Marlborough accepting the captured standards at Ramillies

One swallow doth not a summer make.  Although the Duke of Marlborough won a great victory at Blenheim in 1704 in the war of the Spanish Succession, he was unable to capitalize on it in 1705.  Given a year to recover his position Louis XIV felt he could at the very least bargain a better peace if he made a military demonstration.

With this in mind in the Spring of 1706 he launched campaigns in Italy and Germany with some success.  On the back of the early gains he launched Marshal Villeroi from Leuven into the Netherlands.  At Ramillies he met John Churchill, hungering for an opportunity to deal decisively with the French.

The French, Spanish & Bavarian alliance collided with Churchill’s English, Scottish, Dutch and Danish army on open flat farmland near the village of Ramillies.  The ground was a flat canvas, the perfect medium on which a skilled general could dictate a battle.  In four hours the Duke of Marlborough demonstrated why he was the greatest general in the world in his day.  23rd May is the anniversary of the battle.

The beauty of such a decisive win early in the campaign season is what happened next.  Malines, Lierre, Ghent, Alost, Damme, Oudenaarde, Bruges, and on 6 June Antwerp, all subsequently fell to Marlborough’s victorious army.  The Spanish Netherlands was Spanish no more.

I wrote this post last night, before the news leaked through of the explosion at the Manchester arena.  This morning we hear that 22 people lost their lives and over 50 have been injured in a suicide bomb blast.  Some of the casualties were children, which is no surprise in the audience of the Ariana Grande Dangerous Woman show.  A lone suicide bomber was responsible.

I hate to jump to conclusions without the full facts, but it has all the hallmarks of Islamic extremism.  John Churchill, the Duke of Marlborough, had the benefit of a defined enemy with stated aims.  His opponents decked their troops in uniforms and lined them up on fields of battle.  Islamic extremists have no country.  Their aim appears to be the destruction of all that is not Islam.  They are happy to die to achieve this aim and have a constant supply of suicide bombers.  They are happy to slaughter innocent children to pursue their goals.  They are happy to recruit impressionable teenagers, and indoctrinate them in madrasas converting them into weapons of flesh and bone.  How do you deal with such people?

I think Ariana Grande herself said all that can be said:

Arianabroken

Suicide cycle

13-reasons-why-5-stills-released-see-here

A lot about suicide going on this week.  Both Esha and Gavin are in the Cycle Against Suicide tomorrow from Rockwell College Cashel to Ursuline College Thurles.  So they are cycling from Gavin’s school to Esha’s.

In work people are registering for the “Darkness into Light” walk raising funds for Pieta House, which has a huge role in addressing self esteem issues in young people.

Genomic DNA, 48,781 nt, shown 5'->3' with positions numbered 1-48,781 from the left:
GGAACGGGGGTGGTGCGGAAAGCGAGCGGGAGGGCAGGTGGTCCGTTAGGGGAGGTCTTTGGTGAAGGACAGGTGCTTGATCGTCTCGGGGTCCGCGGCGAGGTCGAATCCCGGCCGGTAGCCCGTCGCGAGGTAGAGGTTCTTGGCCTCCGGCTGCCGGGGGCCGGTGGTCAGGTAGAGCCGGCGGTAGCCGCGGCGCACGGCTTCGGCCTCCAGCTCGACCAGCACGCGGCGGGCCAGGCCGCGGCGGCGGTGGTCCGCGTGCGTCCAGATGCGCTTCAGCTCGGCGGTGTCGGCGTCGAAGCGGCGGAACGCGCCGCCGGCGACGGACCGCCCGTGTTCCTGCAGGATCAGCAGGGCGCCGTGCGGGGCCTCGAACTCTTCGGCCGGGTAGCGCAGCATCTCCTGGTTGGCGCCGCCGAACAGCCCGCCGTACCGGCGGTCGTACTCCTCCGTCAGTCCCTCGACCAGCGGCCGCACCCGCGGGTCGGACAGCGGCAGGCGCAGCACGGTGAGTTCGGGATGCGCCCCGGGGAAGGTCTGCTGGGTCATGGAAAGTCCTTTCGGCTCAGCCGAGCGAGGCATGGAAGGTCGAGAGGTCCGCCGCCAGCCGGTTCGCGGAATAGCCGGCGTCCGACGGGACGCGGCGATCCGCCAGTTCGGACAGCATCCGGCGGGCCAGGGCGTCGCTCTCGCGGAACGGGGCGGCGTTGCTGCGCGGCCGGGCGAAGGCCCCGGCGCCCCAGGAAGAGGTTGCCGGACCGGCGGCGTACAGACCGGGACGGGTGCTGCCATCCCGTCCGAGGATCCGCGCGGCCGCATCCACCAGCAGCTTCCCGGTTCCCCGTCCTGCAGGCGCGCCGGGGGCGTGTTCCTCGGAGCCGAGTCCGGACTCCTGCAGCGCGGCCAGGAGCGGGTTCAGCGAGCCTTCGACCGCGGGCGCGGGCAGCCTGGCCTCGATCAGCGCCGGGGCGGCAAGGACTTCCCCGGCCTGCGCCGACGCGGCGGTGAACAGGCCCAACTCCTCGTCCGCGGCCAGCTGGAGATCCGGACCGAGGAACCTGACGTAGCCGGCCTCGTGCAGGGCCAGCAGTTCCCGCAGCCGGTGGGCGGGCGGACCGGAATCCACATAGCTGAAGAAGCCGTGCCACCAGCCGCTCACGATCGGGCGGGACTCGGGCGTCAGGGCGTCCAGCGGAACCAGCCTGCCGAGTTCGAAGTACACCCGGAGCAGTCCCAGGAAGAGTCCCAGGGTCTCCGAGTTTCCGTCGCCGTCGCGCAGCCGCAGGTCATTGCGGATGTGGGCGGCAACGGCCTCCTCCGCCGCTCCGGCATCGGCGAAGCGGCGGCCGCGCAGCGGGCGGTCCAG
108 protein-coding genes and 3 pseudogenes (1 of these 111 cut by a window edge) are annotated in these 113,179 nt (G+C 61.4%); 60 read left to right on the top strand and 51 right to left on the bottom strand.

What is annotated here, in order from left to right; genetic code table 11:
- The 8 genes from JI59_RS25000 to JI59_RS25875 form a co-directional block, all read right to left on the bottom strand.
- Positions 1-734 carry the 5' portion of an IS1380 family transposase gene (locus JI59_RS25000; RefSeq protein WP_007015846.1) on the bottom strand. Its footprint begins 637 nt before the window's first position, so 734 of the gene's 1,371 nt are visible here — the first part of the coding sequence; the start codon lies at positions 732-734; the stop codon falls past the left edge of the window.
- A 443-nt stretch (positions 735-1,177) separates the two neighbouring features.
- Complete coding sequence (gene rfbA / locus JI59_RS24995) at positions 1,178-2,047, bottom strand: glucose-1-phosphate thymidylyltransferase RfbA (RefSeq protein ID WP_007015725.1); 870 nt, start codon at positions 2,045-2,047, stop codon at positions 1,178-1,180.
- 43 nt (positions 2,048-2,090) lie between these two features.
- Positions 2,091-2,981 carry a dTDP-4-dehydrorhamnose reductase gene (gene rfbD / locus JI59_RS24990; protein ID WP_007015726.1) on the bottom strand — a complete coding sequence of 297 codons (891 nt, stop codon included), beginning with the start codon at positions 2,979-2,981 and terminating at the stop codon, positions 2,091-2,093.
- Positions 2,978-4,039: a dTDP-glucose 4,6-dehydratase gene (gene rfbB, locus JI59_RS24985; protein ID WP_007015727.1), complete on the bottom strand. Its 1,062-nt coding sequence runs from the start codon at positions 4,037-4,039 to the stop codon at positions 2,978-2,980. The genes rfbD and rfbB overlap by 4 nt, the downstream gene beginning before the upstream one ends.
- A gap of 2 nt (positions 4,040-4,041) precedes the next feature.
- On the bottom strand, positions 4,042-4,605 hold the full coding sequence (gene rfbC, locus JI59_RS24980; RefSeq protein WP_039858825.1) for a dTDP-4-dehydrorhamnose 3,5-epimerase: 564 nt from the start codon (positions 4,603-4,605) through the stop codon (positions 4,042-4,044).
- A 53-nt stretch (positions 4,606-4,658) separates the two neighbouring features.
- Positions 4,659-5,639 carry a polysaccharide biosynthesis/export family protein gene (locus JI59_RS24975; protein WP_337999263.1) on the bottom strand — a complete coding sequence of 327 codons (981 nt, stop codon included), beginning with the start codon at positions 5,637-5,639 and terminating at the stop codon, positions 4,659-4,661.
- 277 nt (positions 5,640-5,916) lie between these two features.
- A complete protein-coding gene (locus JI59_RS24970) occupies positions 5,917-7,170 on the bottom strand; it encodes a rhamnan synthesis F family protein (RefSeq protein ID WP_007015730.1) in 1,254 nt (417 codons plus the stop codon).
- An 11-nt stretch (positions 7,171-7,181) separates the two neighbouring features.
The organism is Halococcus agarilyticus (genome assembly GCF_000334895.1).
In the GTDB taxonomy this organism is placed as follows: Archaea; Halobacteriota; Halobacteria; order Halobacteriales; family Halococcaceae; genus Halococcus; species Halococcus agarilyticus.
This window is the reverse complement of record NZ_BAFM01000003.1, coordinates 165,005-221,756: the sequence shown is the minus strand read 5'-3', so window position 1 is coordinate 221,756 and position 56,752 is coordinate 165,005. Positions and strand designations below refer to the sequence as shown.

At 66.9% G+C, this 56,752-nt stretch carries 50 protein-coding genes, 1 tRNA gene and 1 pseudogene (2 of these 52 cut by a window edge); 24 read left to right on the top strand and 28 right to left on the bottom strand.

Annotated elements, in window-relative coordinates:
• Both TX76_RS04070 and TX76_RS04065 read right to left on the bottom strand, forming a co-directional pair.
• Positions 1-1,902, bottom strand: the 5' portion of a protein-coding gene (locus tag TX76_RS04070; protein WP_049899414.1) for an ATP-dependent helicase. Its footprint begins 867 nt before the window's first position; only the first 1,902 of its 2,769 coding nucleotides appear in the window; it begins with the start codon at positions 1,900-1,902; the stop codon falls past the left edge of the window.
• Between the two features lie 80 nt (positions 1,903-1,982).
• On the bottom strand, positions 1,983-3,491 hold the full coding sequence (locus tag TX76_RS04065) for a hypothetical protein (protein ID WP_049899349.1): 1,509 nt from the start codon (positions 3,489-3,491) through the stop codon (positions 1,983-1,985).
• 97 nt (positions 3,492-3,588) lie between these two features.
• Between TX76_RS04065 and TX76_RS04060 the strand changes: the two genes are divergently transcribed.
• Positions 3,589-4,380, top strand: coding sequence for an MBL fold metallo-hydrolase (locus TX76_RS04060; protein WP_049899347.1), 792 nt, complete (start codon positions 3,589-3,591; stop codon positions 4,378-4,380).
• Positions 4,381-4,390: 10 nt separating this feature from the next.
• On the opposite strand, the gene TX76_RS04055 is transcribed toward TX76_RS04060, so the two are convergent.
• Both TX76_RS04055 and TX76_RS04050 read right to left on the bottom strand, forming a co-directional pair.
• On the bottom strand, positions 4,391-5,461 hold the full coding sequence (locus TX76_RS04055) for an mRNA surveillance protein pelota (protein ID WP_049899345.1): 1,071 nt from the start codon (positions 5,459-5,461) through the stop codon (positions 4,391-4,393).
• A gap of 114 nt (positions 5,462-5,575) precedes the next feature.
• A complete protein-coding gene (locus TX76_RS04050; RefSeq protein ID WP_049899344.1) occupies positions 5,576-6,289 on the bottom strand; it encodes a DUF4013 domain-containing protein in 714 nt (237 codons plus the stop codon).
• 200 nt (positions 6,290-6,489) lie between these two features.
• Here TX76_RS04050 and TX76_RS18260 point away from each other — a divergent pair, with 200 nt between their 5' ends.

The  big hit TV series is “13 Reasons Why” the Netflix show which follows the set of cassette tapes recorded by a teenage girl before she commits suicide.  Teenagers are eating it up.  I watched it myself and really enjoyed it.  But.  Sorry…BUT (it’s a big but).

As one commentator pointed out tonight on the radio, they are young,  they are downright hot, they are so cool, they are all good looking, well dressed, highly alluring. The production is glossy, the music is fantastic, there is a teenager driving a Ford Mustang for goodness sake.  They are the teenagers that teenagers want to be.  They are the fashion queens, the sports jocks, the cheerleaders, the smart kids, the ones who matter.  When the teenagers your teens want to be are killing themselves in a form of revenge ritual you need to be concerned.  Maybe the reports are anecdotal, maybe not, but all suicide and self-harm agencies are reporting a rise in incidents.

So to my newest favourite poet, who has just released a new poem.  Not about suicide, but about the very opposite.  I just love this sentiment.  It reflects what I believe about social media.  When you are having fun, put the phone away.  Live in the moment.  It doesn’t last long.  Celebrate the NOW.

 

Blink and You’ll Miss It: by Esha Hourihane Clancy

Unlike a million other things, happiness is a choice.
A choice we all have and one we all make,
make for ourselves but for others we fake.
Fake a smile, fake a laugh,
whose to know, or much less care?
When you smile the world smiles back.
It can’t see past the façade we wear.

I cannot be bought by the wealthy nor donated to the poor.
Who am I? What am I for?
Why do plays and poems celebrate the aching and breaking of hearts?
The rolling of heads and the rolling of tears precede and interrupt the happier parts.
I guess poets and playwrights know all too well
that it is best to write when you are drowning in hell.
It’s easier.
What a sin it would be to pick up a pen while laughing.
To interrupt joy in such gross kind, you would certainly scare it away.
A deer in the woods isn’t so hard to catch.

Document the sad times, the sloths and the snails.
Fill oceans with tears and draw great blue whales.
Sing sad songs ’til the cows come home
but don’t ever try to write a happy poem.
Lions and tigers are too fast for your flash.
Reach for your pen and off they’ll dash.
Don’t worry about forgetting it
because it’s going to get forgotten.
Just enjoy it now, before it’s gone.

Look!

 

Cycle